Early Origins of the Apeltrie family
The surname Apeltrie was first found in Northamptonshire at Appletree, a hamlet, in the parish of Astonle-Walls, union of Banbury, hundred
of ChippingWarden, a relatively small village, the population in the late 1800s was only 92. CITATION[CLOSE]
Lewis, Samuel, A Topographical Dictionary of England. Institute of Historical Research, 1848, Print.
Appletree-Hall is another small village, but this one is in the parish of Wilton, Hawick district of the county of Roxburgh
. This latter village had a population of about 75 in the late 1800s. CITATION[CLOSE]
Lewis, Samuel, A Topographical Dictionary of Scotland. Institute of Historical Research, 1848, Print.
Early History of the Apeltrie family
This web page shows only a small excerpt of our Apeltrie research.Another 273 words (20 lines of text) covering the years 1510, 1600, 1556, 1557, 1455 and 1487 are included under the topic Early Apeltrie History in all our PDF Extended History products and printed products wherever possible.
Apeltrie Spelling Variations
It is only in the last few hundred years that the English language has been standardized. For that reason, early Anglo-Saxon
surnames like Apeltrie are characterized by many spelling variations
. As the English language changed and incorporated elements of other European languages, even literate people changed the spelling of their names. Scribes and monks in the Middle Ages spelled names they sounded, so it is common to find several variations that refer to a single person. The variations of the name Apeltrie include: Apeltree, Apoltree, Appletree, Apeltry, Apeltrie, Appeltry, Appoltry and many more.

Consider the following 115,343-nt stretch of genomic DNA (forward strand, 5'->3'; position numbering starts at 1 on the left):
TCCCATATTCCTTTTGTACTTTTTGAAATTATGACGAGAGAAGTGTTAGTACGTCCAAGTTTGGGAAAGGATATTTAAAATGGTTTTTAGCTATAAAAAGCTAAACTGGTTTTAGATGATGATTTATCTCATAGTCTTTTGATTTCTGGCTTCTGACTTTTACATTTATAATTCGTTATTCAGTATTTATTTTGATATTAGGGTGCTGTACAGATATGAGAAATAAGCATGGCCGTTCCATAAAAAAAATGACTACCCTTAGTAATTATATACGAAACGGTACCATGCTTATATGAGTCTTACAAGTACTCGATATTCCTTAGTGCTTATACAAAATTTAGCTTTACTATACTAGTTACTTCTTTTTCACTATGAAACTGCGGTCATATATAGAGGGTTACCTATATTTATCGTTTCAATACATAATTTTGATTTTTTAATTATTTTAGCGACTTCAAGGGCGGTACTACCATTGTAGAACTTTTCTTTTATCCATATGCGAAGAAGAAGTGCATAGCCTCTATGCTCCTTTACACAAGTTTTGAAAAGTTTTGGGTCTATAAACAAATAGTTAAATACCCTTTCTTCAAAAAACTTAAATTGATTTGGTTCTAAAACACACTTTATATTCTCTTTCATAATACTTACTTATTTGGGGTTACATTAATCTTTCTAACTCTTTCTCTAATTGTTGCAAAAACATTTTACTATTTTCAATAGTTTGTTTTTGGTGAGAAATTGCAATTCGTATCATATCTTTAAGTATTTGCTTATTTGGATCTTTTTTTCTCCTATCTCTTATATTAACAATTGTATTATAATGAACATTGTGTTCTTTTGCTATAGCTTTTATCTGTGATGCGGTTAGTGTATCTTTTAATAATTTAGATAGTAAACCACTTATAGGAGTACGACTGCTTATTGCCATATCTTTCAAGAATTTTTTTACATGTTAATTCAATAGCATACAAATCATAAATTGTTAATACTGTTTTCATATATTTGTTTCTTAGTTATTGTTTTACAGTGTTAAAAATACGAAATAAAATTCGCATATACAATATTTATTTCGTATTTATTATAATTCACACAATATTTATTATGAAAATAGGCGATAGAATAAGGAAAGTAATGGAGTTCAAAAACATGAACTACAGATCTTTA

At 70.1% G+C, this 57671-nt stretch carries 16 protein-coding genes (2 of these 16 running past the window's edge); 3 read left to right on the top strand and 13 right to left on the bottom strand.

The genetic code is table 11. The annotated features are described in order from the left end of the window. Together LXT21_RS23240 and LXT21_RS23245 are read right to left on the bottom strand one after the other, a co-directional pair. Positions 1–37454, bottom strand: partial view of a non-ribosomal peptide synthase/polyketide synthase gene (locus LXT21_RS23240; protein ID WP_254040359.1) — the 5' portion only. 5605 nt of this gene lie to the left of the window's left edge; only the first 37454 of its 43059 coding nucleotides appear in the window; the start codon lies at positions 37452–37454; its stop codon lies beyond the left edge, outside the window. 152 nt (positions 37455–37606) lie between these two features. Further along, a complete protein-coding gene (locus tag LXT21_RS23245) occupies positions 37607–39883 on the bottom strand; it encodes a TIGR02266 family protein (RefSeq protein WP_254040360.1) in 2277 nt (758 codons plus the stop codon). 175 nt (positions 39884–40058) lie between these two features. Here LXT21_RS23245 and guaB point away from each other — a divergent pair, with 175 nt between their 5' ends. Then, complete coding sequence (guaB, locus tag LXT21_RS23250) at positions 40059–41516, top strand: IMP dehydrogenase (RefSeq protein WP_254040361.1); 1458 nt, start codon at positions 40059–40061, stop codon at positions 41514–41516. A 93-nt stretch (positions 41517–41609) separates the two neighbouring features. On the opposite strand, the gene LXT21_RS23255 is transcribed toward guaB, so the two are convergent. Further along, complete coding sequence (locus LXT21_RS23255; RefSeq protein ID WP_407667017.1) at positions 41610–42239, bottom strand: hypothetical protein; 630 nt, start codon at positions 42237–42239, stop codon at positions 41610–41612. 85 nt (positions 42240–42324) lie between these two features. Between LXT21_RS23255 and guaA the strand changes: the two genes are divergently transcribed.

Early Notables of the Apeltrie family (pre 1700)
More information is included under the topic Early Apeltrie Notables in all our PDF Extended History products
and printed products wherever possible.
Migration of the Apeltrie family to the New World and Oceana
Many English families tired of political and religious strife left Britain for the new colonies in North America. Although the trip itself offered no relief - conditions on the ships were extremely cramped, and many travelers arrived diseased, starving, and destitute - these immigrants believed the opportunities that awaited them were worth the risks. Once in the colonies, many of the families did indeed prosper and, in turn, made significant contributions to the culture and economies of the growing colonies. An inquiry into the early roots of North American families has revealed a number of immigrants bearing the name Apeltrie or a variant listed above: Richard Appletree who arrived in Virginia in 1652.